Mumbai: India’s finance minister said tightening credit would not help ease the country’s soaring food price inflation.
“If it is substantially from the supply side and if it is not from the demand side, then simply by tightening credit you are not going to get the desired result,” Pranab Mukherjee said in an interview with the Economic Times newspaper.
“Therefore a balanced approach needs to be taken,” he said in the report published on Friday.
India’s food prices rose nearly 19% annually in mid-December and a central bank deputy said food inflation could drive headline inflation as growth picks up and capacity constraints emerge.
Mukherjee said he was not certain about the extent to which the monetary policy was influencing food prices.
“Until recently, we have not resorted to strict money policy. But the liquidity available in the market... to what extent it is influencing prices particularly commodity prices in hoarding, is yet to be seen,” he said.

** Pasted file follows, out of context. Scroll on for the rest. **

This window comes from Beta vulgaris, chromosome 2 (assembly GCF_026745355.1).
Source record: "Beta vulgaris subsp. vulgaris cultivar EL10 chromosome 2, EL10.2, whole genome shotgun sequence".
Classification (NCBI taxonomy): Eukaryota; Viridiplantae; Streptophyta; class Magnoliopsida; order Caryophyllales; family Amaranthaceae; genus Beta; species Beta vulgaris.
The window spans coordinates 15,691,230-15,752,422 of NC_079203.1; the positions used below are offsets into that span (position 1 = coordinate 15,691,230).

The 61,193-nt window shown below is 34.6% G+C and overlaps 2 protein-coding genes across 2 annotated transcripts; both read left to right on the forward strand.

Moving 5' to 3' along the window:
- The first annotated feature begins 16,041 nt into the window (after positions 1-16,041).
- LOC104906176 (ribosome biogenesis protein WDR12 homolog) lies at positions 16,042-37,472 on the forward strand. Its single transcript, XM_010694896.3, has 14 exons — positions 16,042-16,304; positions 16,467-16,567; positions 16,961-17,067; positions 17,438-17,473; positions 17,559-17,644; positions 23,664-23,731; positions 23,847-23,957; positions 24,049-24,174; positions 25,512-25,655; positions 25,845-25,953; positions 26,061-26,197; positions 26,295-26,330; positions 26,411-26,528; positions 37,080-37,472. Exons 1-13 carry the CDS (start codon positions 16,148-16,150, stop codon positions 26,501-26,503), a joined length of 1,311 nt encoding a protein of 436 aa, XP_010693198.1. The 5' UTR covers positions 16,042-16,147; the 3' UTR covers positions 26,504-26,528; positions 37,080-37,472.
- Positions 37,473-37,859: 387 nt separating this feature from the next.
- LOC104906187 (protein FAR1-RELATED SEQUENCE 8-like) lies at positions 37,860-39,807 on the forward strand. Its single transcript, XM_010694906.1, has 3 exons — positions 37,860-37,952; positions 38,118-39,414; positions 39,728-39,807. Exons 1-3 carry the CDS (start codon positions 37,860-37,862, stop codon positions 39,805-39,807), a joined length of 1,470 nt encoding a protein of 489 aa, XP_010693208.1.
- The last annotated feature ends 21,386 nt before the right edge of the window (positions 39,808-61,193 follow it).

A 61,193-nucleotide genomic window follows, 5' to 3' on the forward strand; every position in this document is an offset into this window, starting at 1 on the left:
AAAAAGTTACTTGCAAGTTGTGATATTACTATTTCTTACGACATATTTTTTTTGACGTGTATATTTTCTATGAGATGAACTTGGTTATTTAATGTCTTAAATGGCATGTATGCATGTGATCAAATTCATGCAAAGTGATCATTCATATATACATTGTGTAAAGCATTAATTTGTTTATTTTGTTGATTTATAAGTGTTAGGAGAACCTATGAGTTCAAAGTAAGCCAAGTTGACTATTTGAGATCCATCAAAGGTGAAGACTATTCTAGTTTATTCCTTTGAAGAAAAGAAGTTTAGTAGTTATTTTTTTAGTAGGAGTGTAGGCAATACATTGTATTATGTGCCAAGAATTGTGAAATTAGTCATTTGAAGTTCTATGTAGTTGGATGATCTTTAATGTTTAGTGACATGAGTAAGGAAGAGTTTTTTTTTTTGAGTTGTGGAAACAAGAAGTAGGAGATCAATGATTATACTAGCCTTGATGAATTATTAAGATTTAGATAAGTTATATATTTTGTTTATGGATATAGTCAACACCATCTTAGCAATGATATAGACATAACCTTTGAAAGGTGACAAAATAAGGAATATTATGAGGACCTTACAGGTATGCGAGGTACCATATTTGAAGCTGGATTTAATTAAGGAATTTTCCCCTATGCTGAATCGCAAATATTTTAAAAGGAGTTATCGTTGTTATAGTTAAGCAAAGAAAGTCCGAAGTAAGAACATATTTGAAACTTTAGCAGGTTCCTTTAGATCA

He added that higher minimum support prices for wheat, rice and sugarcane were partly responsible for higher prices.
When asked about growing concerns on capital inflows, Mukherjee said the government was monitoring the situation.
“We always watch it. We want it. But there should not be a situation where volatility of the inflowing capital would cause problems. In our system it has not reached that stage where we have to be worried.”